A Big Travel Retail Market for Small Wine Bottles?

Along the sun-baked Central Dalmatian coast of Croatia lies the seven cities of Kaštela. Built to protect inhabitants of the Venetian Empire from the invading Ottoman Turks, these seven cities of Kaštela, that my wife and I affectionately refer to as ‘The Seven Cities of Zin’, are the genetic home of the Zinfandel grape. While exploring this region with our friend Srđan Mitrović in 2013, I was determined to bring home a few bottles of the region’s incredibly delicious wine, but had very little room in my luggage.

“Why aren’t there more half bottles of wine for sale for tourists?” I asked, swirling a glass of velvety, fruity, and peppery Zinfandel.

“I’d love to sell half bottles, but the winemakers simply are not producing them,” replied Srđan.


For the connoisseur, flying home with a few bottles of exotic wine to enjoy with family and friends is ideal, but seldom feasible with ever tightening baggage restrictions. The average bottle of wine weighs roughly 1.5kg (3.5lbs), which will quickly drain that precious 23kg baggage weight allowance.

Apart from the health advantages of moderating one’s consumption, it also seems that people like the idea of dropping half wine bottles (375ml) into stockings during the holidays. According to the search results from Google’s Keyword Planner, November and December see a spike in queries for ‘small bottles of wine’.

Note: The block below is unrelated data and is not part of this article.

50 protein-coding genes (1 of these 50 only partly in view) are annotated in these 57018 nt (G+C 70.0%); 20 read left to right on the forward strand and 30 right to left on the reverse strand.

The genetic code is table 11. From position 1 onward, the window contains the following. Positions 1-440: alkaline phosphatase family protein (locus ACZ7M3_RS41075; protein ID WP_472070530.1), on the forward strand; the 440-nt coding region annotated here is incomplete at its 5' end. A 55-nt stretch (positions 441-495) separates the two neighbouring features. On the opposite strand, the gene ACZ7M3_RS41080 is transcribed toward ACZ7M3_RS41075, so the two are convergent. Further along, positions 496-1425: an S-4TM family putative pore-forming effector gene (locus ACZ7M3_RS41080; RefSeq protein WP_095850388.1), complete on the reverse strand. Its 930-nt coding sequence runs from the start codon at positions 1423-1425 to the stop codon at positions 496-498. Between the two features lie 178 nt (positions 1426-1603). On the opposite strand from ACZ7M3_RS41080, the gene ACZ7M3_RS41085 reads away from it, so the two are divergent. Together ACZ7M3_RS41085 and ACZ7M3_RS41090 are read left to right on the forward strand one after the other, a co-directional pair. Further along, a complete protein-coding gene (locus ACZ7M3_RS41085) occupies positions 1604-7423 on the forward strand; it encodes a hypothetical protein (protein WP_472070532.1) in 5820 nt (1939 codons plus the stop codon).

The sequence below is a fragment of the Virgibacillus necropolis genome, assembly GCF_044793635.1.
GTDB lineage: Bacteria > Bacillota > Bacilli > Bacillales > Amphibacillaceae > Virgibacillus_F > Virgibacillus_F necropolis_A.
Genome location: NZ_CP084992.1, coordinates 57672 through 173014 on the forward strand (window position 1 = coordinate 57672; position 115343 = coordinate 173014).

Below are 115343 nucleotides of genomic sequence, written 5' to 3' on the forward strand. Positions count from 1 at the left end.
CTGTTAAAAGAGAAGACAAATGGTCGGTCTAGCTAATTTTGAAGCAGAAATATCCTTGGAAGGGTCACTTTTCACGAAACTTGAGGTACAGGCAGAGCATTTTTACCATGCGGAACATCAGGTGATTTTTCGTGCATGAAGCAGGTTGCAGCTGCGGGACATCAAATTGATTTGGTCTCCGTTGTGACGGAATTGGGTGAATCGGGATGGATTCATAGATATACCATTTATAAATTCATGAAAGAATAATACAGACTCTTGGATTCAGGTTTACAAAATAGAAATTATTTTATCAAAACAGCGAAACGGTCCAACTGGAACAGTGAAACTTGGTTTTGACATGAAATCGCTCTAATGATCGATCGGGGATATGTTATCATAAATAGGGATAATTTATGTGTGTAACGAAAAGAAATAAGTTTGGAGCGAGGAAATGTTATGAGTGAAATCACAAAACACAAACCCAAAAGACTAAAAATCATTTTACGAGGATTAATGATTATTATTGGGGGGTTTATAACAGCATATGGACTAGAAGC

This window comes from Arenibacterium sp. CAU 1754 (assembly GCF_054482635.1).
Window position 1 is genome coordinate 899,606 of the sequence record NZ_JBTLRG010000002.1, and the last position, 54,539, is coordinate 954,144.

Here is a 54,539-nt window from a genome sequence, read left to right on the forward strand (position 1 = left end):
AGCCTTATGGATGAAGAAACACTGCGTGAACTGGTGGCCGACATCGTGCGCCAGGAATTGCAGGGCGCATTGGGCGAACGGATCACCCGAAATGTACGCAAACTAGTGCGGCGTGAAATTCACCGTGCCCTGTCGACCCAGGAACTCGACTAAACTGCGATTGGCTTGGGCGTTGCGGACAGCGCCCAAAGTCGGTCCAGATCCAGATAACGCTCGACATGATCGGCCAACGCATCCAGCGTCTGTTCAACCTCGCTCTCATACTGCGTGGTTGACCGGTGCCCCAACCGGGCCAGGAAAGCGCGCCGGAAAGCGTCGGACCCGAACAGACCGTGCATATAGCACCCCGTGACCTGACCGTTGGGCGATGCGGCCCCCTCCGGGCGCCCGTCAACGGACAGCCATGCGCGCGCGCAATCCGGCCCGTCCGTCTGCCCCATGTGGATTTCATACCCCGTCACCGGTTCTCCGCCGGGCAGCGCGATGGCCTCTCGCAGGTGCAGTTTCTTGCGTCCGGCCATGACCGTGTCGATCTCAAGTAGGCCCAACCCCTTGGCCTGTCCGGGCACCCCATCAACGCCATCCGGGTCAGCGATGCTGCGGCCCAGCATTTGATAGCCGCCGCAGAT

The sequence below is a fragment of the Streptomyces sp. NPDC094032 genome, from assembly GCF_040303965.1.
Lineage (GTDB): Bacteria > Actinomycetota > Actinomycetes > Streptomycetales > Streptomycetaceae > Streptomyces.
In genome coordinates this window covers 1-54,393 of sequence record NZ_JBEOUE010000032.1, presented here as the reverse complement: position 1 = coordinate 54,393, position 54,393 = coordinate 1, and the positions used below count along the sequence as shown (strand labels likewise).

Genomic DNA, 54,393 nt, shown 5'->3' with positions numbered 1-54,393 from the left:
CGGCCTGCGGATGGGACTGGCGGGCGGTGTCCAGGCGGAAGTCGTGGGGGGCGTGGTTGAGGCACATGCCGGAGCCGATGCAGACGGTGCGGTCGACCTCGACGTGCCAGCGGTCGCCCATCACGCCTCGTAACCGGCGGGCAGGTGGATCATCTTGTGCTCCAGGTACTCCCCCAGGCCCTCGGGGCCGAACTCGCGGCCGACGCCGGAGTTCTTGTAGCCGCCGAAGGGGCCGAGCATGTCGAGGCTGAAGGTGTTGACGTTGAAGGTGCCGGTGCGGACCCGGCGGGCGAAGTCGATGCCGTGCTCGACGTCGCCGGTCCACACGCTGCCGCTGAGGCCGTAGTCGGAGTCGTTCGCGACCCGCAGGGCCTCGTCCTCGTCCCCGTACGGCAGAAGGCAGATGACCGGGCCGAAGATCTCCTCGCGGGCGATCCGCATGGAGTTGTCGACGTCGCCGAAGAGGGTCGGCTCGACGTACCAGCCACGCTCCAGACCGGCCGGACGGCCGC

So why are the winemakers not producing wine bottles in more diminutive sizes? According to the Wall Street Journal’s Lettie Teague, wine ages faster in smaller bottles and they are often priced higher on a per milliliter basis. For retail establishments and restaurants that cater to locals, this presents a real problem. However, for the money-wielding tourist, the higher price tag for a special bottle is less of a concern. Plus, their friends and family back home will insist upon drinking that half bottle in half a New York minute, making the faster aging time irrelevant.

Tourpreneurs in the international wine industry may want to encourage local wine makers to conjure up a few half bottles for sale. Bigger margins and bigger demand for smaller bottles could lead to bigger profits and bigger customer smiles.


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